Ask Rick 2008

  

 

Ask Rick 004, 28/11/08

 

DVD Stills up for Grabs

I want to be able to print a screen shot from a DVD playing on my XP computer. I have tried a program called The Gimp but there were no picture details and the Windows Print Screen option only gives a black screen. I would welcome any suggestions.

Bob Bifield, by email

 

Normally you can’t make a screengrab of a DVD because the video image is not a normal window but an ‘overlay’, effectively a separate display generated by your PC’s video adaptor. On some PCs you can get around this by disabling graphics acceleration. In XP right-click on the desktop, select Properties then the Settings tab. Click the Advanced button, on the Troubleshooting tab move the acceleration slider to None and click Apply. Another solution is to install a DVD player with it’s own screen grab utility, I suggest VLC Media Player, which is versatile and free; there’s a link to the download at: http://tinyurl.com/2m8jcr.

 

 

Small Problem with BBC iPlayer

The Beeb allow us to download TV programmes on our PCs using iPlayer.  However, I only have a 15-inch display on my computer and I find the quality of the image pretty poor.  Is there any way I can watch these downloads on my TV?
James Barrett

 

If you have a laptop you’re off to a good start as in addition to being able to park it next to the TV, many models have a TV or video output socket. If so all you need is a suitable ‘AV’  (audio and video) lead, which you can get from your local TV or computer stockist. They will need to know the make and model of your PC and TV as there are several different types of connector.

 

Many LCD and plasma flat panel TVs are PC friendly as they have VGA input sockets and can function as computer monitors. In addition to a VGA connector lead – and they can be up to 10 metres long, in case your PC is in another room -- you’ll also need an audio cable for the sound. If the PC and TV are some distance apart you can use a widget like the One For All PC to TV Wireless Sender, which sells for around £60.00.

 

 

 

Portable Puzzler

I have a Vista laptop and I’m using Windows Mail for my emails. Just lately pdf attachments will not open and I get a message saying  ‘This file does not have a program associated with it…’. The only way I can read the attachment is to save it in the Documents folder, then it will open with Adobe Reader.

Derrick Purser, by email

 

The standard procedure is to reassociate pdf files with Adobe Reader and in Vista go to Start > Default Programs, click Associate File Type or Protocol, scroll down the list to .pdf, click to select then click the Change Program button. Adobe is probably already selected but click it anyway then click OK. This should work, but I have to say that I’m getting a lot of emails lately concerning Adobe Reader, which seems to be having more than its fair share of problems. I suggest switching to Foxit, which is smaller, faster and in my opinion a more reliable pdf reader. It's free and there's more about it and a link to the download at http://tinyurl.com/5zg9x3. If you can't bear to be parted from Adobe then try an earlier, less troublesome version – v4 works well -- and you'll find a copy on oldversions.com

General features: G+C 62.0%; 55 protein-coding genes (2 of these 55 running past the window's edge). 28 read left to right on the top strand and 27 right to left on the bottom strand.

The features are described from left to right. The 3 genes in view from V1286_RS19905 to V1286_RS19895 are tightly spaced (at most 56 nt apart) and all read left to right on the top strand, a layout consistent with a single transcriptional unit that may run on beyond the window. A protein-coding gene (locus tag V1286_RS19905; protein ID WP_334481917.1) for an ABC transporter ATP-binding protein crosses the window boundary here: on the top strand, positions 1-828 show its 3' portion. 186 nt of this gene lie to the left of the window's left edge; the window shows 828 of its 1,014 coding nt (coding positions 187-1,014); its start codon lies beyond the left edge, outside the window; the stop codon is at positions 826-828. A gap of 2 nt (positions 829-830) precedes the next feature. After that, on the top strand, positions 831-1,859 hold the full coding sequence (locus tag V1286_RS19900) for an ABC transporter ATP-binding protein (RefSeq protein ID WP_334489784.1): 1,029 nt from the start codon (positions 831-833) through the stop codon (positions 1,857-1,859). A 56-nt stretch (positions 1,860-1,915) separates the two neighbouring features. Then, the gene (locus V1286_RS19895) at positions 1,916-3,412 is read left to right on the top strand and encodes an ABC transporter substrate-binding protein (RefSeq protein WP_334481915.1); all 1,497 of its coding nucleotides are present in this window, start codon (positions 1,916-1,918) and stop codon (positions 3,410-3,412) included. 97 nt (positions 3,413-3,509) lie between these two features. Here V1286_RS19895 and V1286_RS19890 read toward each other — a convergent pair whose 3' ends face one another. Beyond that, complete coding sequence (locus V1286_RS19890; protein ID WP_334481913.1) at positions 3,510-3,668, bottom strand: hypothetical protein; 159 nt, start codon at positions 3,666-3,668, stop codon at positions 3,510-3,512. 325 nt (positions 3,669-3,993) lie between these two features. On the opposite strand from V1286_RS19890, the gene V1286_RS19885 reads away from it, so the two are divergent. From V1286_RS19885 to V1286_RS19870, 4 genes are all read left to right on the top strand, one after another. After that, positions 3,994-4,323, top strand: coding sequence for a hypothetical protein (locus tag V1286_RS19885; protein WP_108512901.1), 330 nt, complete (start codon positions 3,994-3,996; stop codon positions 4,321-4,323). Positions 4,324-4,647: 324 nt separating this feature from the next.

External Threat

My PC was working extremely slowly, and it appeared to have some kind of infestation that was protecting itself when I tried to run a malware cleaner program. I have since had the whole HD wiped, everything is now reloaded and it appears to be okay.  However, I also have an external HD that may still have this infestation. Is there a way I can have it debugged without loosing all the data that is on it?  My wife has quite a lot of ancestry data on it, and the gas, electric, and phone bills data going back 20 years.

K.W, by email

 

I have a horrible feeling that your PC was just suffering from a simple case of Windows slowdown. It happens on most well-used or underpowered PCs after a couple of years. It’s easy to fix (see Boot Camp 355 http://tinyurl.com/cczzr) though it can be time-consuming and I am afraid that some PC ‘experts’ take the easy way out, tell you that your PC is infected by something that defies detection and the only solution is to wipe the drive.

 

If it was a virus or malware infection -- and a gradual system slowdown is not a typical symptom – it should have been eradicated by any half decent anti-virus program and malware cleaner, and these normally scan all drives attached to the machine. Provided your security measures are up to date then I think the chances of any nasties lurking on your external hard drive are very small, in any event they generally only exist in software downloads, email attachments and system files, which are generally only on the primary drive. You can put your mind at rest with a full anti-virus and malware scan and for the latter I suggest AdAware, A-Square, Spybot and SuperAntiSpyware (run all of them), they’re all free and safe to use and links to the downloads are at: http://tinyurl.com/2woy5u.

 

--end---

 

© R. Maybury 2008 2710

 

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